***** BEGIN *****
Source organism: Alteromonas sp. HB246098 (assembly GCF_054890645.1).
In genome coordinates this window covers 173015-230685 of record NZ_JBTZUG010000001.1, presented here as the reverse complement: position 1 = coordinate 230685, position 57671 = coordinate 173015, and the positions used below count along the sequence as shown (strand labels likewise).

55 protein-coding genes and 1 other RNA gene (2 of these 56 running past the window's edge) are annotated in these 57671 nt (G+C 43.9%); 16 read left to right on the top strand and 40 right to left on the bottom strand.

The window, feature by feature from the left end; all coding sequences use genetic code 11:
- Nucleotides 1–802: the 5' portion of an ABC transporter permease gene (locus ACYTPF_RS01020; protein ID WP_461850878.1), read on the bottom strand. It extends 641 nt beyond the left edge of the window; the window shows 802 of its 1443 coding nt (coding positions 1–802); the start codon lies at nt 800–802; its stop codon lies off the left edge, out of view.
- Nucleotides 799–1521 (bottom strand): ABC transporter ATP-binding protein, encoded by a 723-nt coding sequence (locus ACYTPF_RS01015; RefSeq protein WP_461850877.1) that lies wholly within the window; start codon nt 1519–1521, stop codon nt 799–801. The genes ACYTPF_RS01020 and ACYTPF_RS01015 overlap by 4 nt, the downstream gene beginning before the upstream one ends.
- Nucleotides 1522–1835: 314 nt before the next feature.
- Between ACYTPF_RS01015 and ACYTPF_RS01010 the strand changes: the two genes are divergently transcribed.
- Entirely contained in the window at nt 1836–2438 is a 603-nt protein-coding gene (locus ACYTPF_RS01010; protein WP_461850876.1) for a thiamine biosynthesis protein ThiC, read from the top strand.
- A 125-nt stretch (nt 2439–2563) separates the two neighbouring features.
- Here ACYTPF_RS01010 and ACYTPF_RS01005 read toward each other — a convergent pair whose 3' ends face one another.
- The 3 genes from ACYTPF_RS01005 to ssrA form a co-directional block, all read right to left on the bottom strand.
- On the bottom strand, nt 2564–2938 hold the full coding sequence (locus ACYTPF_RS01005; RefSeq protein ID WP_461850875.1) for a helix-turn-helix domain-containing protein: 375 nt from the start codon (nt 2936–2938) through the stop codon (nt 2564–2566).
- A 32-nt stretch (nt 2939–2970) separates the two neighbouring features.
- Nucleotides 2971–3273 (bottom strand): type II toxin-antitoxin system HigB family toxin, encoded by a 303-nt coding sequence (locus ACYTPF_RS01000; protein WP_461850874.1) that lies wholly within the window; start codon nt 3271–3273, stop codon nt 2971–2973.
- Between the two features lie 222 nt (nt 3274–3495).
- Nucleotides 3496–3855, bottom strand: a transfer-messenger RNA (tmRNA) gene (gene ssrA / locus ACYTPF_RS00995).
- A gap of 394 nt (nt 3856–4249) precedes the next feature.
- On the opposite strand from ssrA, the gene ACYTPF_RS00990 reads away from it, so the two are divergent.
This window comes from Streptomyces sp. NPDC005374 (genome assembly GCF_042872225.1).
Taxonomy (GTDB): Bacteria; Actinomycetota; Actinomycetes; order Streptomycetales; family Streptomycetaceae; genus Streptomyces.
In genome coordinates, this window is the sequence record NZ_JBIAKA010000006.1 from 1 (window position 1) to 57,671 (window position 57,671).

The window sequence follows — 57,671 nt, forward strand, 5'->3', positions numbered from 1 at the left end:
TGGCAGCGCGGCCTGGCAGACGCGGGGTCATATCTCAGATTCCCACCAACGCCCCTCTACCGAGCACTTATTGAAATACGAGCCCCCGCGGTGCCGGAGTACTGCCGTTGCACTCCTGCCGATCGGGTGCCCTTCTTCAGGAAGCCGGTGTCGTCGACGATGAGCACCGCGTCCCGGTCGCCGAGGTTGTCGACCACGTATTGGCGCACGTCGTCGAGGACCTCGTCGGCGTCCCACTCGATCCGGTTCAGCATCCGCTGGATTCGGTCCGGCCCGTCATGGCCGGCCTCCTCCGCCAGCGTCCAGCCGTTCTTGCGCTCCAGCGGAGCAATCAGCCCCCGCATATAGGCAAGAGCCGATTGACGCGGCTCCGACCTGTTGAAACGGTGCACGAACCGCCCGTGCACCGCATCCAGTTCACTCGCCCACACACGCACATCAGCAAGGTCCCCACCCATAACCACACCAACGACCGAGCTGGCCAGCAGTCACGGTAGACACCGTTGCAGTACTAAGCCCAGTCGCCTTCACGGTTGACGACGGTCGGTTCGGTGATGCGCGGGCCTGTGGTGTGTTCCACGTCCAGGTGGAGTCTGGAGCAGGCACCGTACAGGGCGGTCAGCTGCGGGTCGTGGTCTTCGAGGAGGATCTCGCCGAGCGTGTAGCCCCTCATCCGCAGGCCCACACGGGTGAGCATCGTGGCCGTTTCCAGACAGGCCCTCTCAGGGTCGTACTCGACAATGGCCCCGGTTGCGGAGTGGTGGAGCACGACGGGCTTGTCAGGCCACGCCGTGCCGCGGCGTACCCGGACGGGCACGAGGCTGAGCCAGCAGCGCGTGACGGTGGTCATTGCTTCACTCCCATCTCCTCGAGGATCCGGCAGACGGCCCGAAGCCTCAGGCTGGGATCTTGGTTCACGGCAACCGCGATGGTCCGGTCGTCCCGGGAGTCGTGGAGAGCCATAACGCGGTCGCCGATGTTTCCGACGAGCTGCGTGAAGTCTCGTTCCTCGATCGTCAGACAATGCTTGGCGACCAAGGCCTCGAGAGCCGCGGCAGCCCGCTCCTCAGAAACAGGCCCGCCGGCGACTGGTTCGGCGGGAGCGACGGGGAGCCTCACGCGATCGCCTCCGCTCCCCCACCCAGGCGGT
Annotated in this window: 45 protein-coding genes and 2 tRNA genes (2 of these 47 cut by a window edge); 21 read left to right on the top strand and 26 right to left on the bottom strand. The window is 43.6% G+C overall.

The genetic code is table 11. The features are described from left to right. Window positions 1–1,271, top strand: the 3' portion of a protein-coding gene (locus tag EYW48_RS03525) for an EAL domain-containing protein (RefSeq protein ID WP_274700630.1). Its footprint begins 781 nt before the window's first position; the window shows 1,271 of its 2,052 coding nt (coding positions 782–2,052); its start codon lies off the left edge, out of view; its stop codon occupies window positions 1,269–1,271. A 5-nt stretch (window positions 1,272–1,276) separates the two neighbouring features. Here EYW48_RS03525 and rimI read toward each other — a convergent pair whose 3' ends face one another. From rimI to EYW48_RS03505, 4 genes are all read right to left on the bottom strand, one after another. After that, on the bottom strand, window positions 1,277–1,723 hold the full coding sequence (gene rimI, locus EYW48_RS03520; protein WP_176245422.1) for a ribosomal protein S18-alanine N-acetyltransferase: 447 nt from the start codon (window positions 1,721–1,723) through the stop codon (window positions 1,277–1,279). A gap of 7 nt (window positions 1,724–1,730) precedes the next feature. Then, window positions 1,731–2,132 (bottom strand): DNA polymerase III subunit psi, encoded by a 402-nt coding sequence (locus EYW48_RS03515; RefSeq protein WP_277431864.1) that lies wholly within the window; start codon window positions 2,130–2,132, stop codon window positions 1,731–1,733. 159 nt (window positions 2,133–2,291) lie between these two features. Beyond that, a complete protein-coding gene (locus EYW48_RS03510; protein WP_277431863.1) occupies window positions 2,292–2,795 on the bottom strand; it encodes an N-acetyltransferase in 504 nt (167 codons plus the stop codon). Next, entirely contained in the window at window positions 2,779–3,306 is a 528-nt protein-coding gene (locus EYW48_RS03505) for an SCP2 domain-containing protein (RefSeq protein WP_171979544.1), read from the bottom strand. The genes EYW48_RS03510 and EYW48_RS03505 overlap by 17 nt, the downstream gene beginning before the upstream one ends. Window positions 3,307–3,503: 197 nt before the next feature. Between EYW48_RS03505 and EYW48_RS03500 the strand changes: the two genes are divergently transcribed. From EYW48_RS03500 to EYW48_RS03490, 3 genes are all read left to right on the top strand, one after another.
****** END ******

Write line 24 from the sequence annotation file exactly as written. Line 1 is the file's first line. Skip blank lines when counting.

TGGCAGCGCGGCCTGGCAGACGCGGGGTCATATCTCAGATTCCCACCAACGCCCCTCTACCGAGCACTTATTGAAATACGAGCCCCCGCGGTGCCGGAGTACTGCCGTTGCACTCCTGCCGATCGGGTGCCCTTCTTCAGGAAGCCGGTGTCGTCGACGATGAGCACCGCGTCCCGGTCGCCGAGGTTGTCGACCACGTATTGGCGCACGTCGTCGAGGACCTCGTCGGCGTCCCACTCGATCCGGTTCAGCATCCGCTGGATTCGGTCCGGCCCGTCATGGCCGGCCTCCTCCGCCAGCGTCCAGCCGTTCTTGCGCTCCAGCGGAGCAATCAGCCCCCGCATATAGGCAAGAGCCGATTGACGCGGCTCCGACCTGTTGAAACGGTGCACGAACCGCCCGTGCACCGCATCCAGTTCACTCGCCCACACACGCACATCAGCAAGGTCCCCACCCATAACCACACCAACGACCGAGCTGGCCAGCAGTCACGGTAGACACCGTTGCAGTACTAAGCCCAGTCGCCTTCACGGTTGACGACGGTCGGTTCGGTGATGCGCGGGCCTGTGGTGTGTTCCACGTCCAGGTGGAGTCTGGAGCAGGCACCGTACAGGGCGGTCAGCTGCGGGTCGTGGTCTTCGAGGAGGATCTCGCCGAGCGTGTAGCCCCTCATCCGCAGGCCCACACGGGTGAGCATCGTGGCCGTTTCCAGACAGGCCCTCTCAGGGTCGTACTCGACAATGGCCCCGGTTGCGGAGTGGTGGAGCACGACGGGCTTGTCAGGCCACGCCGTGCCGCGGCGTACCCGGACGGGCACGAGGCTGAGCCAGCAGCGCGTGACGGTGGTCATTGCTTCACTCCCATCTCCTCGAGGATCCGGCAGACGGCCCGAAGCCTCAGGCTGGGATCTTGGTTCACGGCAACCGCGATGGTCCGGTCGTCCCGGGAGTCGTGGAGAGCCATAACGCGGTCGCCGATGTTTCCGACGAGCTGCGTGAAGTCTCGTTCCTCGATCGTCAGACAATGCTTGGCGACCAAGGCCTCGAGAGCCGCGGCAGCCCGCTCCTCAGAAACAGGCCCGCCGGCGACTGGTTCGGCGGGAGCGACGGGGAGCCTCACGCGATCGCCTCCGCTCCCCCACCCAGGCGGT